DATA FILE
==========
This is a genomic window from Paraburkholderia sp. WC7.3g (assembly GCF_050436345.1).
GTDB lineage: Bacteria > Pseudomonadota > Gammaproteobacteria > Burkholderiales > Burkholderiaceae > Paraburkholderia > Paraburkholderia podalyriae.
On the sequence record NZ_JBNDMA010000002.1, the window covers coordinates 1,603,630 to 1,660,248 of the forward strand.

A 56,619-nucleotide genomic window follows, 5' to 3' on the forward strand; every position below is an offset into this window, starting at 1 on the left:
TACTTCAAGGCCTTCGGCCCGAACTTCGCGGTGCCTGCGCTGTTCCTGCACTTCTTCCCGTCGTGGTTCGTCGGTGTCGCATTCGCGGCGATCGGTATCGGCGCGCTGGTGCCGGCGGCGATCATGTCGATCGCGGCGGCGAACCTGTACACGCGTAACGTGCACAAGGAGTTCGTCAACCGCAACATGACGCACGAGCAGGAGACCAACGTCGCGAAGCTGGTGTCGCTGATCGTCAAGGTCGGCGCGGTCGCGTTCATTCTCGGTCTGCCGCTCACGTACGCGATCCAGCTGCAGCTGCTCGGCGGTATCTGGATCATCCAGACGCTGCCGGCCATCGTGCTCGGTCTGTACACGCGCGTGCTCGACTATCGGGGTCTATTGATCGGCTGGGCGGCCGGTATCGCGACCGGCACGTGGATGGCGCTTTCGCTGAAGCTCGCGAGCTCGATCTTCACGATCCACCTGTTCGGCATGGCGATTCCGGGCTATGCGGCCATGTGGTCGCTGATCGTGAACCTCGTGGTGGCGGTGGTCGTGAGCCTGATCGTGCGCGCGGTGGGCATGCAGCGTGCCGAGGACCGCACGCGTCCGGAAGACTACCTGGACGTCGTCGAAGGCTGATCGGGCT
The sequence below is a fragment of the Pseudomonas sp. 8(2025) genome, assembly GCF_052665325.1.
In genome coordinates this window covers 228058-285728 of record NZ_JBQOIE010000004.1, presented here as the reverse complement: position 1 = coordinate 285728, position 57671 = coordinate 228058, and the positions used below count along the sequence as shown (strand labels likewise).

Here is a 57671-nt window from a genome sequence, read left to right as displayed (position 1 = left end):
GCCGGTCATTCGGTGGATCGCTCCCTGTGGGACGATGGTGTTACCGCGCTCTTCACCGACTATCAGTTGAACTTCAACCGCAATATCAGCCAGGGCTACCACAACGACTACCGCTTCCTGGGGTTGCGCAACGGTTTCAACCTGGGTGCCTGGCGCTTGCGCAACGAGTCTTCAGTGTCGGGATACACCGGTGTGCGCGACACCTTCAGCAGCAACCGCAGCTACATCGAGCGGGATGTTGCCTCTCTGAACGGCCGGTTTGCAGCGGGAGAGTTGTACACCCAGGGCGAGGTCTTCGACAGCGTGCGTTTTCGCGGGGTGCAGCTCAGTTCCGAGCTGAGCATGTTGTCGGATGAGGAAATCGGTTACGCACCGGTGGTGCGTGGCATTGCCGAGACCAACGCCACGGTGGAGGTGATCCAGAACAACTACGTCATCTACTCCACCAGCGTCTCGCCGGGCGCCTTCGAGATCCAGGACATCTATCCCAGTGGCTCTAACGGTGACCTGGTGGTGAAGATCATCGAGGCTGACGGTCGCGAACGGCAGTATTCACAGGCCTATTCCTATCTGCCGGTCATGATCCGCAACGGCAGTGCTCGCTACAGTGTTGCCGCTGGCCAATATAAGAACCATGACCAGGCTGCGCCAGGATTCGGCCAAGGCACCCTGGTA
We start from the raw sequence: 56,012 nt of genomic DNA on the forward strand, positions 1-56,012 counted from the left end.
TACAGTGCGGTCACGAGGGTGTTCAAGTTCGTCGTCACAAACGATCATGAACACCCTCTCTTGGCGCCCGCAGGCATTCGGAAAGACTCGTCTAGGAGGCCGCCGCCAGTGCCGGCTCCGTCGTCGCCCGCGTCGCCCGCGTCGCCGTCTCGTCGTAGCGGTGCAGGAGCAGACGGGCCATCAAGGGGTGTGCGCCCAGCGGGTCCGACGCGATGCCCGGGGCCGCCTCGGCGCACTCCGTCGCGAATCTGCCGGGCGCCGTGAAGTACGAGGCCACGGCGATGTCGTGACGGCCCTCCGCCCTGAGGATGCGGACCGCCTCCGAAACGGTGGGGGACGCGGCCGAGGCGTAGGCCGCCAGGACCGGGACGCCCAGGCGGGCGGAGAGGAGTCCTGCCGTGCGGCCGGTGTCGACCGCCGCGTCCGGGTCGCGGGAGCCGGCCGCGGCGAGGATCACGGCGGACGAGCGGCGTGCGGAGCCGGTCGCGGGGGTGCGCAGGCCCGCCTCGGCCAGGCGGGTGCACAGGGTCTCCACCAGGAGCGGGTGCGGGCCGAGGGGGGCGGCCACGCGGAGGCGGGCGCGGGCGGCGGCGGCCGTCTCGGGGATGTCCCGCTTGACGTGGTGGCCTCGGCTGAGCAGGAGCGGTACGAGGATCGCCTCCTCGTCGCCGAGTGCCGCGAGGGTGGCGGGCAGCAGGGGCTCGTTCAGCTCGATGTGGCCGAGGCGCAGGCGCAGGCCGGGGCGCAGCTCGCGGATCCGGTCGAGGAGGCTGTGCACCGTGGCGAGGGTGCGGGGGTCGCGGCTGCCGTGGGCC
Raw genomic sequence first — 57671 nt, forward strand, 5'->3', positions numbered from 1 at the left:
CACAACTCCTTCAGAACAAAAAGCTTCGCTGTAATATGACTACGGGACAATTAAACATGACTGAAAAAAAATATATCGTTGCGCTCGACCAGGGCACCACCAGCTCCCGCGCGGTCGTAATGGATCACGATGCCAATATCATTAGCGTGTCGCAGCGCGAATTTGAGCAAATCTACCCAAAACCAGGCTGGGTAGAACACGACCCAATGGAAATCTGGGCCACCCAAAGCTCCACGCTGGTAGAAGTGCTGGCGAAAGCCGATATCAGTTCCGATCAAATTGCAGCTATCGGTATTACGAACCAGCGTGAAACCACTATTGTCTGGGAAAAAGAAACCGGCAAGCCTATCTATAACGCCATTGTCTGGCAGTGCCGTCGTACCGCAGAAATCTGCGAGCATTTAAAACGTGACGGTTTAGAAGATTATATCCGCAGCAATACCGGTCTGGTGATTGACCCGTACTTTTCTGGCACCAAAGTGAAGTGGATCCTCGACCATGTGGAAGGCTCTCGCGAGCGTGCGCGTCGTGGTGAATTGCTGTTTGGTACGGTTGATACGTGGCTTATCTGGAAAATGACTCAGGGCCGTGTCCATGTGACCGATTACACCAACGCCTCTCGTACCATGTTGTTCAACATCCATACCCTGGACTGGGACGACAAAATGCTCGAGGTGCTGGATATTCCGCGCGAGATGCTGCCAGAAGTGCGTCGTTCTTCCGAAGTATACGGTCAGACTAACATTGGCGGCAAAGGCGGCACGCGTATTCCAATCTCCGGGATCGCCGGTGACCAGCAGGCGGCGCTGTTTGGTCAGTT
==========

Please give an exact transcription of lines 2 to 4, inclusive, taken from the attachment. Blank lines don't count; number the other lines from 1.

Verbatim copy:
GTDB lineage: Bacteria > Pseudomonadota > Gammaproteobacteria > Burkholderiales > Burkholderiaceae > Paraburkholderia > Paraburkholderia podalyriae.
On the sequence record NZ_JBNDMA010000002.1, the window covers coordinates 1,603,630 to 1,660,248 of the forward strand.

A 56,619-nucleotide genomic window follows, 5' to 3' on the forward strand; every position below is an offset into this window, starting at 1 on the left: